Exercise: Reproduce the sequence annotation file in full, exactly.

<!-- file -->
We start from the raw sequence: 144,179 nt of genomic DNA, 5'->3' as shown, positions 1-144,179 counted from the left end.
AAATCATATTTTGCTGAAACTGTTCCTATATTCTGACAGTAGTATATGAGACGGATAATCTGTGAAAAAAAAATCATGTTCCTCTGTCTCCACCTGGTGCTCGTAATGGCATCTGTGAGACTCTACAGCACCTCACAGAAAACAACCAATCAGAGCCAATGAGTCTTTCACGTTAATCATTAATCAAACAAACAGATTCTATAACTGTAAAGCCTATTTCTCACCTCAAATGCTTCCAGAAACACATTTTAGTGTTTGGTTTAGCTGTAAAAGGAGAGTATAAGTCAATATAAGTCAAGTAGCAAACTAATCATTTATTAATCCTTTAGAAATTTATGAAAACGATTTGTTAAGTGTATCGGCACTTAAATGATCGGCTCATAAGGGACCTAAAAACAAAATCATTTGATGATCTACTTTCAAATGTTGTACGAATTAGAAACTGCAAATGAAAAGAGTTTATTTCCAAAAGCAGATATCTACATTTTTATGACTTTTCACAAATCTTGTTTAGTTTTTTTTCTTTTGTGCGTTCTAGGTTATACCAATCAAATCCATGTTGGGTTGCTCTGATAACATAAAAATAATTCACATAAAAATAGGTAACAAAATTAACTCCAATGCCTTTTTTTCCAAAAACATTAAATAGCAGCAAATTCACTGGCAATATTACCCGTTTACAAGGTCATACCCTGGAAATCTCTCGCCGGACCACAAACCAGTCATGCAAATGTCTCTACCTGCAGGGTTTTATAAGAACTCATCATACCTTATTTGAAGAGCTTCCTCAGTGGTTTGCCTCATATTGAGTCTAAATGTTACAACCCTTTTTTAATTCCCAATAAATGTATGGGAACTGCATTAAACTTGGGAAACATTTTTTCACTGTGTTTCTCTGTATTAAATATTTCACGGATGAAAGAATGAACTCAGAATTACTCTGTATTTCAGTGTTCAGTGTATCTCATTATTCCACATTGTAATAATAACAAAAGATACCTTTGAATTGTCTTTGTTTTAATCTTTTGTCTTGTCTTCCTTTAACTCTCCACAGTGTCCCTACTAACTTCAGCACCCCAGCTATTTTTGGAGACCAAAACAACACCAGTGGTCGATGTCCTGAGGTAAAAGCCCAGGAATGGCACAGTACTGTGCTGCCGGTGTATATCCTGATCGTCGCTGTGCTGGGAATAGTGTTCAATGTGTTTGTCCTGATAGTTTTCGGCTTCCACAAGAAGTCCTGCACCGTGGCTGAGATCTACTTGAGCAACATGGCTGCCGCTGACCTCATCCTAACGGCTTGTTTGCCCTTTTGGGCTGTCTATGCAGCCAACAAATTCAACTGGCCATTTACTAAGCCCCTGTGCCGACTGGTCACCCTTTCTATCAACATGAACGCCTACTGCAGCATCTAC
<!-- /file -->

We start from the raw sequence: 144,179 nt of genomic DNA, 5'->3' as shown, positions 1-144,179 counted from the left end.
AAATCATATTTTGCTGAAACTGTTCCTATATTCTGACAGTAGTATATGAGACGGATAATCTGTGAAAAAAAAATCATGTTCCTCTGTCTCCACCTGGTGCTCGTAATGGCATCTGTGAGACTCTACAGCACCTCACAGAAAACAACCAATCAGAGCCAATGAGTCTTTCACGTTAATCATTAATCAAACAAACAGATTCTATAACTGTAAAGCCTATTTCTCACCTCAAATGCTTCCAGAAACACATTTTAGTGTTTGGTTTAGCTGTAAAAGGAGAGTATAAGTCAATATAAGTCAAGTAGCAAACTAATCATTTATTAATCCTTTAGAAATTTATGAAAACGATTTGTTAAGTGTATCGGCACTTAAATGATCGGCTCATAAGGGACCTAAAAACAAAATCATTTGATGATCTACTTTCAAATGTTGTACGAATTAGAAACTGCAAATGAAAAGAGTTTATTTCCAAAAGCAGATATCTACATTTTTATGACTTTTCACAAATCTTGTTTAGTTTTTTTTCTTTTGTGCGTTCTAGGTTATACCAATCAAATCCATGTTGGGTTGCTCTGATAACATAAAAATAATTCACATAAAAATAGGTAACAAAATTAACTCCAATGCCTTTTTTTCCAAAAACATTAAATAGCAGCAAATTCACTGGCAATATTACCCGTTTACAAGGTCATACCCTGGAAATCTCTCGCCGGACCACAAACCAGTCATGCAAATGTCTCTACCTGCAGGGTTTTATAAGAACTCATCATACCTTATTTGAAGAGCTTCCTCAGTGGTTTGCCTCATATTGAGTCTAAATGTTACAACCCTTTTTTAATTCCCAATAAATGTATGGGAACTGCATTAAACTTGGGAAACATTTTTTCACTGTGTTTCTCTGTATTAAATATTTCACGGATGAAAGAATGAACTCAGAATTACTCTGTATTTCAGTGTTCAGTGTATCTCATTATTCCACATTGTAATAATAACAAAAGATACCTTTGAATTGTCTTTGTTTTAATCTTTTGTCTTGTCTTCCTTTAACTCTCCACAGTGTCCCTACTAACTTCAGCACCCCAGCTATTTTTGGAGACCAAAACAACACCAGTGGTCGATGTCCTGAGGTAAAAGCCCAGGAATGGCACAGTACTGTGCTGCCGGTGTATATCCTGATCGTCGCTGTGCTGGGAATAGTGTTCAATGTGTTTGTCCTGATAGTTTTCGGCTTCCACAAGAAGTCCTGCACCGTGGCTGAGATCTACTTGAGCAACATGGCTGCCGCTGACCTCATCCTAACGGCTTGTTTGCCCTTTTGGGCTGTCTATGCAGCCAACAAATTCAACTGGCCATTTACTAAGCCCCTGTGCCGACTGGTCACCCTTTCTATCAACATGAACGCCTACTGCAGCATCTAC